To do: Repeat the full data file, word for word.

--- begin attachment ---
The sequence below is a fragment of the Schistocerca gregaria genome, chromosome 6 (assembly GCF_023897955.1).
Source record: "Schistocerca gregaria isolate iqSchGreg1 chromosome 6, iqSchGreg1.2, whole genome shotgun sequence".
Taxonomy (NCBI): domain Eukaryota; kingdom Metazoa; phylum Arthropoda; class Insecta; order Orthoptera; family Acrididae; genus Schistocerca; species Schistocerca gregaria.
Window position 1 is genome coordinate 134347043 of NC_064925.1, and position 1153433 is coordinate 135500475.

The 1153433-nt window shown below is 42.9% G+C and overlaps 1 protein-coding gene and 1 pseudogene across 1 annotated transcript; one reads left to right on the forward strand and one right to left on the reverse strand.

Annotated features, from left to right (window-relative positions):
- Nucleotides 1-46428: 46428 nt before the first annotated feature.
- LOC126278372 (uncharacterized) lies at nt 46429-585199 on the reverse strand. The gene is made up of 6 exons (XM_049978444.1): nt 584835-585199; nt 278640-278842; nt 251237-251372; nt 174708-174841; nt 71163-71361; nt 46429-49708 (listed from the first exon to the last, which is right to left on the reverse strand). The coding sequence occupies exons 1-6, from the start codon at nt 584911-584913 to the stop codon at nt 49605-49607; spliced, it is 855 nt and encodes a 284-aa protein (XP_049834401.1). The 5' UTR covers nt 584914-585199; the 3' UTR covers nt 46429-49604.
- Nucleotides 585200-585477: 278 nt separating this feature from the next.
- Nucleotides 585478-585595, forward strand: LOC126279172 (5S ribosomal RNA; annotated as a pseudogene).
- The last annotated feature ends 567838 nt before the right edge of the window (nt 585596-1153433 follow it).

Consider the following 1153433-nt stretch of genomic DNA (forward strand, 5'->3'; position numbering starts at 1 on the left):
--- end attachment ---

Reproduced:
The sequence below is a fragment of the Schistocerca gregaria genome, chromosome 6 (assembly GCF_023897955.1).
Source record: "Schistocerca gregaria isolate iqSchGreg1 chromosome 6, iqSchGreg1.2, whole genome shotgun sequence".
Taxonomy (NCBI): domain Eukaryota; kingdom Metazoa; phylum Arthropoda; class Insecta; order Orthoptera; family Acrididae; genus Schistocerca; species Schistocerca gregaria.
Window position 1 is genome coordinate 134347043 of NC_064925.1, and position 1153433 is coordinate 135500475.

The 1153433-nt window shown below is 42.9% G+C and overlaps 1 protein-coding gene and 1 pseudogene across 1 annotated transcript; one reads left to right on the forward strand and one right to left on the reverse strand.

Annotated features, from left to right (window-relative positions):
- Nucleotides 1-46428: 46428 nt before the first annotated feature.
- LOC126278372 (uncharacterized) lies at nt 46429-585199 on the reverse strand. The gene is made up of 6 exons (XM_049978444.1): nt 584835-585199; nt 278640-278842; nt 251237-251372; nt 174708-174841; nt 71163-71361; nt 46429-49708 (listed from the first exon to the last, which is right to left on the reverse strand). The coding sequence occupies exons 1-6, from the start codon at nt 584911-584913 to the stop codon at nt 49605-49607; spliced, it is 855 nt and encodes a 284-aa protein (XP_049834401.1). The 5' UTR covers nt 584914-585199; the 3' UTR covers nt 46429-49604.
- Nucleotides 585200-585477: 278 nt separating this feature from the next.
- Nucleotides 585478-585595, forward strand: LOC126279172 (5S ribosomal RNA; annotated as a pseudogene).
- The last annotated feature ends 567838 nt before the right edge of the window (nt 585596-1153433 follow it).

Consider the following 1153433-nt stretch of genomic DNA (forward strand, 5'->3'; position numbering starts at 1 on the left):